Integration with other media

The key point about integration of video conferencing with other media is reduction in the number of connect time hours required for a particular application. For example, in a teaching application we may use the traditional distance education media, print, audiotape and videotape, to deliver the lectures for a subject or unit, whilst small group video conferences provide the tutorials, which may be repeated for different sites. In variations from this basic model, distance education materials or open learning packages may be supported by a combination of services from a local tutor, or a fleximode facilitator, or an open learning centre manager, with less frequent use of video conference tutorials. Or the lecture function may be shared between video conferencing and printed materials. The details of instructional or presentational design are matters to be determined by the users, and will be different for different applications. However, in most cases replication of the traditional classroom lecture hours per subject or unit would be an inappropriate use of a medium which is ideal for small group interactivity.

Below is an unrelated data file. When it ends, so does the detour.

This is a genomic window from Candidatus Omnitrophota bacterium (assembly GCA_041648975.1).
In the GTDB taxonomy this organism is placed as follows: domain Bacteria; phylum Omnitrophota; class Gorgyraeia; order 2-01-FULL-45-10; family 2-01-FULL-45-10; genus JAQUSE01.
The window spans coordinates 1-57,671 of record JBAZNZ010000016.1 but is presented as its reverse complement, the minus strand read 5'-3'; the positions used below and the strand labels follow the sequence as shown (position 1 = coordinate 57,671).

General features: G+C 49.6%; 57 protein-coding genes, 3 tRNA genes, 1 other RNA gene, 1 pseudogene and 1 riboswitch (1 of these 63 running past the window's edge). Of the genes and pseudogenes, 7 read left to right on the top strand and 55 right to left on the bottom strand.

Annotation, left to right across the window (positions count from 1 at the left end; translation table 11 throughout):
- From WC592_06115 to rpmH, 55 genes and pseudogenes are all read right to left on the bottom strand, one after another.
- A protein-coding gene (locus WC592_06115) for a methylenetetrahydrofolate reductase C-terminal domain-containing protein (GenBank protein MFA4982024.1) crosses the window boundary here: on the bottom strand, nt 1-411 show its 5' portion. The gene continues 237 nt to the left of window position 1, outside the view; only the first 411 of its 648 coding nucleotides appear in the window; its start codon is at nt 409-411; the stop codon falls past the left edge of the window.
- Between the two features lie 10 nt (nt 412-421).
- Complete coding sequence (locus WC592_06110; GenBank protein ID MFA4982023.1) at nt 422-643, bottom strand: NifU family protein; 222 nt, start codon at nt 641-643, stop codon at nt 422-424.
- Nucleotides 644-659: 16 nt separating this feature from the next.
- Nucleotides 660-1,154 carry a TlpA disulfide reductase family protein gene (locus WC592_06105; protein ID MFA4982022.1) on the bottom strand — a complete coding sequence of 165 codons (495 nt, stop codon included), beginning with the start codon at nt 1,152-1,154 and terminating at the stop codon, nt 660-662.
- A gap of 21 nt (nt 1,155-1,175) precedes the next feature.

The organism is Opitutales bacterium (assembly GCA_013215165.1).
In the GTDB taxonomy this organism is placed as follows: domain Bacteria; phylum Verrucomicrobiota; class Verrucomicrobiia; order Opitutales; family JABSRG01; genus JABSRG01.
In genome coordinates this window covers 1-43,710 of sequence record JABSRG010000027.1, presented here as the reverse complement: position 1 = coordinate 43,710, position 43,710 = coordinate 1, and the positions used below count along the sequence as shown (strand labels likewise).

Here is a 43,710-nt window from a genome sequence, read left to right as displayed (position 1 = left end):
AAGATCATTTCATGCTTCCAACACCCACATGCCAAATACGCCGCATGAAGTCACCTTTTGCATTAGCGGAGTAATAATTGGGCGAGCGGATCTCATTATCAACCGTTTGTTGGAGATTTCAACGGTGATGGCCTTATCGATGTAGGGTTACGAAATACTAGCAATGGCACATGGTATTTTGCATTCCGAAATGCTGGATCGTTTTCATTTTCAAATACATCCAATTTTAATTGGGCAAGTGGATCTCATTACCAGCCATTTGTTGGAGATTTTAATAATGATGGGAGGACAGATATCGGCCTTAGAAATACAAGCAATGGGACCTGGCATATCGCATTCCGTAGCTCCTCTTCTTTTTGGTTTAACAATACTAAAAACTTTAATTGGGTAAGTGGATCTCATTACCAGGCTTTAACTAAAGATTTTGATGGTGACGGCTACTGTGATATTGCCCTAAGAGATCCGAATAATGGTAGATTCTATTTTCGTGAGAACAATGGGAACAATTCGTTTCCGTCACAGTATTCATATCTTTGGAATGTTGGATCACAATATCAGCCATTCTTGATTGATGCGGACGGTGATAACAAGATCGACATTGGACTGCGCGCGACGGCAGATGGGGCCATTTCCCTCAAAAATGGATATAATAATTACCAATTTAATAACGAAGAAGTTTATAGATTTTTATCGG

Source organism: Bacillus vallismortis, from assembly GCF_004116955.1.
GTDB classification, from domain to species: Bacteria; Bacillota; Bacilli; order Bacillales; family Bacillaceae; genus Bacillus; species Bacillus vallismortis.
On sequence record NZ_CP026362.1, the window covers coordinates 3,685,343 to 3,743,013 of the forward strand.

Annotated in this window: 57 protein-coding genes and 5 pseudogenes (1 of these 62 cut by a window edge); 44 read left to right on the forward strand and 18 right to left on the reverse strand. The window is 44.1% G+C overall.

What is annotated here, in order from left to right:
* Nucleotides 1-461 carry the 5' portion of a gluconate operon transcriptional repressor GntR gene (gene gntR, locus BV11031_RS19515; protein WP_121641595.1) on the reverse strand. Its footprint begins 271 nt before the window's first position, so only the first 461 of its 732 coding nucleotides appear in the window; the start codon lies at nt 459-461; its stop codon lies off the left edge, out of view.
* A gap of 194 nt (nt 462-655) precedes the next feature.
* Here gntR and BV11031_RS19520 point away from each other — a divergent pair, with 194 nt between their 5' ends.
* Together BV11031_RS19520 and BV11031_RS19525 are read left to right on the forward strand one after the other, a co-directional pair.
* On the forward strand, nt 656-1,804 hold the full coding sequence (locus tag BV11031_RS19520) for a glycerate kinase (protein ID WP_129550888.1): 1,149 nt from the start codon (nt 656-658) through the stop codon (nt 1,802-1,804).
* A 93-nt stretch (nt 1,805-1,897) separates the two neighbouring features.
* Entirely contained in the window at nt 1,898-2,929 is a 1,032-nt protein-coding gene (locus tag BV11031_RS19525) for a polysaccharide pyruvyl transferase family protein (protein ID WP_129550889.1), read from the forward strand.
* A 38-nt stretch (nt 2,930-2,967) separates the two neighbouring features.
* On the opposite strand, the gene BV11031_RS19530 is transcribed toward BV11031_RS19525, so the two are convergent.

From the developers' point of view, it may seem counter productive to provide advice on how to use video conferencing more sparingly, reducing rather than increasing the number of hours used for each application. However, it is more important to widen the range of applications which can afford to use the medium, giving users the scope to choose a small or a large number of hours as appropriate for their clients. For example, many distance education students may benefit from video conferencing used for as little as one hour per semester for each unit or subject, focusing on morale, motivation and peer group contact instead of the content of the subject or unit.

Opportunities for staff